Training written on Chalkboard

Training as Acting

Recently, Ayelette Robinson wrote a piece on the 3 Geeks and a Law blog where she talked about how the lessons she has learned as an actor and how they apply when leading a project.

As she was talking about the different areas, it occurs to me that they all applied when leading a project team, but they also apply when standing in front of a training class.

  1. Stay in the Moment – As the trainer, you know where the class is going, the students do not. Keep focused on what they need to know for this particular section of the material. Getting ahead of yourself is a good way to find yourself skipping things that they actually will need to know later.
  2. Listen – Seriously, when students make a comment or ask a question, listen carefully to what they are saying, and what they aren’t saying. Take the time to understand where they are and where the question is coming from so that you can provide the most useful answer to it, even if it’s outside the strict outline of the class.
  3. Put on your attention on the other person – The students are there to learn something that is an important part of their job, they don’t come to training to see you train. Knowledge is the star of the show, and making sure they walk away with that knowledge is the only goal.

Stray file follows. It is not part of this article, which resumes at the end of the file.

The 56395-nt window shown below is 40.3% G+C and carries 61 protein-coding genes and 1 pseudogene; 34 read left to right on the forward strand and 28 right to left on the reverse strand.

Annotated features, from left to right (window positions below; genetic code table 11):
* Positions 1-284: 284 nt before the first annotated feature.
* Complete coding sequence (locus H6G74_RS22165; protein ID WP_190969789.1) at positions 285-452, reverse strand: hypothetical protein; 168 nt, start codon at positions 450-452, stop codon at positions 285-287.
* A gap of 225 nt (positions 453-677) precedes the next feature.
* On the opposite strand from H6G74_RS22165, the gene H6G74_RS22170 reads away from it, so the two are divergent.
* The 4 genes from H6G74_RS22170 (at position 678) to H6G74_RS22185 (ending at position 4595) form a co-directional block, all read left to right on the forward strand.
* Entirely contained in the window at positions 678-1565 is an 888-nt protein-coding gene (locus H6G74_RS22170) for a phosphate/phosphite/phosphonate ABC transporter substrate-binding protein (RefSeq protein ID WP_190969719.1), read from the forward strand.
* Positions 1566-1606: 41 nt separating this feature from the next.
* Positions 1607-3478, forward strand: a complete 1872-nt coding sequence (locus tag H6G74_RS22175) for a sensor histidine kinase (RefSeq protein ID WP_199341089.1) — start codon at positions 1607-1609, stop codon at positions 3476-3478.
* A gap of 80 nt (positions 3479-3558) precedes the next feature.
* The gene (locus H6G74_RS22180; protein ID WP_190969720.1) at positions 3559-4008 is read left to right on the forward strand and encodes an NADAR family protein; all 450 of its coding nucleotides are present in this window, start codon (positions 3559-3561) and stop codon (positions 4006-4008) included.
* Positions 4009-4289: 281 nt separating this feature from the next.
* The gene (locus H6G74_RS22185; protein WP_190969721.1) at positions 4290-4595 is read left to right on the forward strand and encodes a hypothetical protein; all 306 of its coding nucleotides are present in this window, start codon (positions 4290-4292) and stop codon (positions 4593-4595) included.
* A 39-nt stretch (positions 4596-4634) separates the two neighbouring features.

4. Read the other persons emotions – So not only should you listen to your students, but really look at them as well. Pay attention to facial expressions and body language. Those things will tell you when someone is struggling, confused, uncomfortable, etc. Adjust the class accordingly. Slow down, ask them if they have a question or don’t understand something. Speed up if they look bored. Tell a funny story or take a break if they appear to be zoning out, and so on.

What do you think? Should we all go take some acting classes to improve on our training? Maybe that should be a business opportunity for Ayelette. 😉

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